# Bottom up mergesort - singly linked list

I have written the following program in Go to mergesort a singly linked list. It does bottom up merge sort and hence does not have to find the mid of the linked list. Please review the algorithm and the code for idiomatic Go.

package main

import (
"fmt"
)

type node struct {
val  int
next *node
}

type list struct {
}

func newList(arr []int) *list {

if arr == nil || len(arr) == 0 {
return nil
}
l := new(list)
for i := 1; i < len(arr); i++ {
n := getNode(arr[i])
prev.next = n
prev = n
}

return l
}

func printList(n *node) {
for p := n; p != nil; p = p.next {
fmt.Printf("%d ", p.val)
}
}

func getNode(v int) *node {
n := new(node)
n.val = v
return n
}

func skip(n *node, len int) (fast *node, slow *node) {

counter := 0
fast = n
slow = n
for counter < len {
if fast != nil && fast.next != nil {
fast = fast.next.next
} else if fast != nil {
fast = fast.next
}

if slow != nil {
slow = slow.next
}

counter++
}

return fast, slow

}

func (l *list) mergesort() {

// compare 0,with 1, 2 with 3
// skip n.next.next for next bunch

sublen := 1
len := 0
counted := false

for !counted || sublen < len {
for n := l.head; n != nil; {
fast, slow := skip(n, sublen)

merge(n, slow, sublen)

if !counted {
len += 2
}
n = fast
}
counted = true
sublen += sublen
}
}

func merge(p *node, q *node, len int) {

i := p

if q == nil {
// nothing to merge, return
return
}

j := q
ilen := 0
jlen := 0

var prev *node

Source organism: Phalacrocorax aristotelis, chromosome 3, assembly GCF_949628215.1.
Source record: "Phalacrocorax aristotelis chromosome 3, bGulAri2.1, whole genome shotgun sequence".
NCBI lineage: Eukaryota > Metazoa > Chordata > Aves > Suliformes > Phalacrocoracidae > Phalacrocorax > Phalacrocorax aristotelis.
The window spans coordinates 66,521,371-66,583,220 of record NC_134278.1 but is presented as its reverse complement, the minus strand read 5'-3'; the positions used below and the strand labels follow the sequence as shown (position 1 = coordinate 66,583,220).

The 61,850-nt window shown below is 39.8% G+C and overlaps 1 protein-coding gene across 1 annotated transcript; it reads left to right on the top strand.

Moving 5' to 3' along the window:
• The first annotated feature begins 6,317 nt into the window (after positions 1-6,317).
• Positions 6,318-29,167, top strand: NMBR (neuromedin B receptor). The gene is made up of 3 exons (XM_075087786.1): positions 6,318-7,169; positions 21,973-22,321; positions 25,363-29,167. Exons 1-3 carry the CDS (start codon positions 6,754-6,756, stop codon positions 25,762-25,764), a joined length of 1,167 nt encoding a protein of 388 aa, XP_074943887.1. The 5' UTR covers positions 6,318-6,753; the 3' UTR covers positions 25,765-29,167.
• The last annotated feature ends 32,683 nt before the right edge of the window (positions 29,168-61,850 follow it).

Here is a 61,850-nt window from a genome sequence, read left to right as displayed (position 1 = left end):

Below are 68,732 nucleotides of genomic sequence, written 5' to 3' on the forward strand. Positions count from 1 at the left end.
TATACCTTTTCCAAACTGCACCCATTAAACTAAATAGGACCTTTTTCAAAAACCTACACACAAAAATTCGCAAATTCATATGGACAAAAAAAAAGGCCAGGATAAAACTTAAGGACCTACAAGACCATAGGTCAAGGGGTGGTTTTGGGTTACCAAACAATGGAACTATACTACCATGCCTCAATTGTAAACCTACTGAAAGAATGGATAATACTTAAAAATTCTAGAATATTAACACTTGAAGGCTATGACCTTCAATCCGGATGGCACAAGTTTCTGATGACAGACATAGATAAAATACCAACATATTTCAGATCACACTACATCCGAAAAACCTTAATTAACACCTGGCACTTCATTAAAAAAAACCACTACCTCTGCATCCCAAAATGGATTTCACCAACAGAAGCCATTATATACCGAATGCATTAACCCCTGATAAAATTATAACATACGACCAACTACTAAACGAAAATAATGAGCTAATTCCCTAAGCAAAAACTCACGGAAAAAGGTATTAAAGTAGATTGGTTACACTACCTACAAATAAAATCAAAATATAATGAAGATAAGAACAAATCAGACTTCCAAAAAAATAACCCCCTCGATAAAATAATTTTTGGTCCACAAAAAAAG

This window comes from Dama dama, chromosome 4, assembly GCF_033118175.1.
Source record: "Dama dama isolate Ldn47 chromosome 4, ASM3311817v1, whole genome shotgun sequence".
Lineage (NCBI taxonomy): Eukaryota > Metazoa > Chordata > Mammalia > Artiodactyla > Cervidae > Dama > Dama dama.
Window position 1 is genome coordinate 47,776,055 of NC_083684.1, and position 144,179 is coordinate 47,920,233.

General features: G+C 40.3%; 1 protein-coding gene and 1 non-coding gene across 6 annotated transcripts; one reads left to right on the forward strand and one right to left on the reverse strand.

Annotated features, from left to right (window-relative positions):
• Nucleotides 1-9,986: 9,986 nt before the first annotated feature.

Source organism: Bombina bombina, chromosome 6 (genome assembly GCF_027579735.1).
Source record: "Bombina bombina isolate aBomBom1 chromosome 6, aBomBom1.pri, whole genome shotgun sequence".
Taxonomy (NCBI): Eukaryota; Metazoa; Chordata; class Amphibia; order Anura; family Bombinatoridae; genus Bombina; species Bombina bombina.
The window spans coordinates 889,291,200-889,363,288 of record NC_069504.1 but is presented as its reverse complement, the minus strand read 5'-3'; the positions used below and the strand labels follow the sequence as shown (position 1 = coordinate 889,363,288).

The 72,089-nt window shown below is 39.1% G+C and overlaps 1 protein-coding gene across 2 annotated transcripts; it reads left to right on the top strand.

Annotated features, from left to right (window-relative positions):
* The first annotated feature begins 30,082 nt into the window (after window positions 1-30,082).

var end *node
var penult *node

for (i != q && ilen < len) && (j != nil && jlen < len) {

if i.val < j.val {
n := getNode(i.val)
i = i.next
penult = prev
prev = n
ilen++
} else {
n := getNode(j.val)
setEnd(&end, j, jlen, len)
j = j.next
penult = prev
prev = n
jlen++
}
}

for i != q && ilen < len {
n := getNode(i.val)
i = i.next
penult = prev
prev = n
ilen++
}
for j != nil && jlen < len {
n := getNode(j.val)
setEnd(&end, j, jlen, len)
j = j.next
penult = prev
prev = n
jlen++
}

// replace into original list
end.val = prev.val

// do we have any nodes between head and new end (prev) or is it just the
// two nodes (head and new end (prev)?
penult.next = end
}
}

func setEnd(end **node, n *node, partlen int, len int) {

if n.next != nil && partlen < len-1 {
*end = n.next
} else {
*end = n
}
}

func append(n *node, head **node, prev **node) {

*prev = n
} else {
(*prev).next = n
}
}

func main() {

l := newList([]int{10, 4, 2, 15, 8, 9, 12, 1, 6})
fmt.Println("Original: ")
l.mergesort()
fmt.Println("\nSorted:")

}


Also shared here

• You already state that the code is in Go, so there's no reason to remove this tag. A language tag is required. Aug 11, 2015 at 6:12

Just some random notes:

l := new(list)


This is usually spelled l := &list{head: getNode(arr[0])}.

n := new(node)
n.val = v


Again, can be shortened to n := &node{val: v}.

var head *node
var prev *node
var end *node
var penult *node


Shorten to var head, prev, end, penult *node.

func append


This is a very bad name for a function because it clashes with a built-in. Better change to something like appendList or make it a method.